CDOT's Asset Management Process connects departmental goals with business planning to ensure efficient allocation of resources. The Investment Category Structure is the business-planning process that establishes goals, objectives, monitors progress, and provides accountability through performance measures. As stated earlier, investment categories include mobility, system quality, safety, strategic projects, and program delivery. The Asset Management plan recommends a set of actions to build upon and expand the objectives of the Asset Management Task Force.

The second policy group, the Information Technology Management Team (ITMT), was formed in mid 2001 to address IT policy and technical issues, as described in the Information Technology Support section below.

Information Technology Support

Integration of data, technologies, and applications is critical to carrying out the department's Strategic IT Plan.

CDOT established a Strategic Information Technology Plan in the early 1990s to drive the development of coordinated, non-stovepipe applications. However, the plan was not enforced, and independent desktop applications continued to be developed by a variety of different units within CDOT.

The department realized that the IT function could be more aligned with the direction of its integrated business processes. Based on recommendations contained in three reports,1 the Information Technology Resource Team was formed, then reconstituted in mid 2001 as the Information Technology Management Team (ITMT). The ITMT guides information technology policy and fosters integrated IT planning. The team is composed of the CDOT division directors who are owners and major stakeholders of the business systems. The ITMT drove the update of the Strategic IT Plan.

The ITMT reviews all requests for new software, applications, and IT support within CDOT to ensure that the applications and components are integrated with the enterprise IT framework. This review ensures that IT applications are linked to the department's objectives. The executive director and management team strongly support the ITMT and provide it with the resources needed to effectively carry out its tasks.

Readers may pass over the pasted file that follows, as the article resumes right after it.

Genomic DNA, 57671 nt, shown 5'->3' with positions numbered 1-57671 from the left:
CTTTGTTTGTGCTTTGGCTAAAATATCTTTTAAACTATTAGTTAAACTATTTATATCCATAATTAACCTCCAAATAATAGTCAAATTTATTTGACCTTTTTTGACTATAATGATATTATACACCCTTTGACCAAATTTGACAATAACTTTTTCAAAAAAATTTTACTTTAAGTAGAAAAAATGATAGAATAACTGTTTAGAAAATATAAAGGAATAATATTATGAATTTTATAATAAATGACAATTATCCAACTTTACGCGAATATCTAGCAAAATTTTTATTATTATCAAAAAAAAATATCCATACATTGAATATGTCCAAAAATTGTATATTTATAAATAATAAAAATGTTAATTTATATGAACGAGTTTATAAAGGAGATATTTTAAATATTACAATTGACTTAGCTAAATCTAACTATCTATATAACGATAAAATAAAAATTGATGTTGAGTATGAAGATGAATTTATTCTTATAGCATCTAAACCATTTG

Integrated Data System Framework

CDOT's data integration approach consists of three components: metadata, 2 the enterprise data model, and use of GIS as a centerpiece.


The process of developing a data dictionary has allowed CDOT to catalogue its data and identify duplicate data.

Enterprise Data Model

CDOT uses several management systems that support Asset Management. Broadened application of these systems, additional improvements in systems features and capabilities, and integration of systems logic or data will advance CDOT's Asset Management practice. Following is a summary of the major systems:

  • Pontis Bridge Management System. CDOT now uses AASHTO's Pontis as a database repository for inventory and condition information on State-owned (on-system) and local (off-system) bridges. Part of the information collected is shared with maintenance management for performance-based budgeting, as described below.
  • Pavement Management System. The Pavement Management System (PMS) assists the department in tracking current pavement condition and estimating future needs to maintain the pavement network according to specified performance goals. The PMS recommends the most cost-effective pavement surface treatments and maintenance activities. It also serves as a planning tool to support funding and allocation decisions on the network and project levels. Seventy percent of the construction and maintenance surface treatment projects the CDOT regions select are based on the recommendations made by their PMS.